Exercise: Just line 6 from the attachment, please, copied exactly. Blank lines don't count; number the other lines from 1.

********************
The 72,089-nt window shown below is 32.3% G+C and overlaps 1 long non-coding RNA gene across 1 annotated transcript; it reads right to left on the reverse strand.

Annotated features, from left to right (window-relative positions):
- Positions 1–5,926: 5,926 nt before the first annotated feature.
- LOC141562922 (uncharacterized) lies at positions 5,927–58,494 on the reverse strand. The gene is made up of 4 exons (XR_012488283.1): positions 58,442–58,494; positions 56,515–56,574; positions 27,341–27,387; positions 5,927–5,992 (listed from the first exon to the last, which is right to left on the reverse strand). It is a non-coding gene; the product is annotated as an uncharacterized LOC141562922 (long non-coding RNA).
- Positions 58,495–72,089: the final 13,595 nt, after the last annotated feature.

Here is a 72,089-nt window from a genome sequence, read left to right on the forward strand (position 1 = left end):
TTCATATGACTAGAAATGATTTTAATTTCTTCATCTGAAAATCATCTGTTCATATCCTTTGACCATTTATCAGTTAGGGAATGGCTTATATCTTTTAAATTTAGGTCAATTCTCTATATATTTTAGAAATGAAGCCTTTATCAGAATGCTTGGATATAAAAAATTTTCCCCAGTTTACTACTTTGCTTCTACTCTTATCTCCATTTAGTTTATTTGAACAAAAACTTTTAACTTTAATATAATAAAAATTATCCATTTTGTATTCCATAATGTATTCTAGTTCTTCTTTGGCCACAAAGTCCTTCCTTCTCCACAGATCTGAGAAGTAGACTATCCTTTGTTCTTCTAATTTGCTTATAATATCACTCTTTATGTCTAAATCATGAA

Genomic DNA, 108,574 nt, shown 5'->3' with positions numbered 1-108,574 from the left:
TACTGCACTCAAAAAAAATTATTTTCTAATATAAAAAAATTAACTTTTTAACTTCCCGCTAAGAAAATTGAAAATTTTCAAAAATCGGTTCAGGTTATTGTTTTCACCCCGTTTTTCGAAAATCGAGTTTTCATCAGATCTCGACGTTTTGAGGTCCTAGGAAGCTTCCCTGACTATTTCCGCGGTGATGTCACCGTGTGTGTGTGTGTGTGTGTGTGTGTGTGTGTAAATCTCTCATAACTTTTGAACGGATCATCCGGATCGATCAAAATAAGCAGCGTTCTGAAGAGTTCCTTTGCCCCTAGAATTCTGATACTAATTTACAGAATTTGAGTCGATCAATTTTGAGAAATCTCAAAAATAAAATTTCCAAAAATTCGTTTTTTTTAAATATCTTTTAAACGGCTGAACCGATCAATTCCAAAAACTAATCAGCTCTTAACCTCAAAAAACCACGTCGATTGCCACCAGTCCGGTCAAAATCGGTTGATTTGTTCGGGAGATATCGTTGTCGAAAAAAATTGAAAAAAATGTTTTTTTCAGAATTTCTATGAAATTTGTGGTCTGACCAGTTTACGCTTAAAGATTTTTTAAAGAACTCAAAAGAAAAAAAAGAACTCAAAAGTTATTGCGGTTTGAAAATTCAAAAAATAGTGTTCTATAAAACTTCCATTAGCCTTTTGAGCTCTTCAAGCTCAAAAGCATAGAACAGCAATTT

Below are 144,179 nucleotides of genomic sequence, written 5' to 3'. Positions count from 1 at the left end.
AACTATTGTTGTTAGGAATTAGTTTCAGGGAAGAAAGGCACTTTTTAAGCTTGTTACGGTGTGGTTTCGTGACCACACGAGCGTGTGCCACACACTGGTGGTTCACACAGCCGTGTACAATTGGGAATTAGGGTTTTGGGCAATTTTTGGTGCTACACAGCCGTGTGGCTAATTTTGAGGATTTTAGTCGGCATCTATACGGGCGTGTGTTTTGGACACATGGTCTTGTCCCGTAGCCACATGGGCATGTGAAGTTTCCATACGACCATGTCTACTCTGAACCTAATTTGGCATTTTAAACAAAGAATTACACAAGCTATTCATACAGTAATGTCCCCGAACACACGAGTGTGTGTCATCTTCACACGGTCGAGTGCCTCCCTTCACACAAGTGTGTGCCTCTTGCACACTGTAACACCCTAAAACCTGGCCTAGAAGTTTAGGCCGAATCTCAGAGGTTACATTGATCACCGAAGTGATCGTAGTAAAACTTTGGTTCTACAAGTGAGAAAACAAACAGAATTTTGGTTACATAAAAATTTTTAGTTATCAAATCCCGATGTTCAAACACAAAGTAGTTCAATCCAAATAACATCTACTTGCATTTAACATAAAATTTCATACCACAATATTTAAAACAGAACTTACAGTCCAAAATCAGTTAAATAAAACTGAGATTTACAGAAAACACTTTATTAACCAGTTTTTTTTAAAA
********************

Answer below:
Here is a 72,089-nt window from a genome sequence, read left to right on the forward strand (position 1 = left end):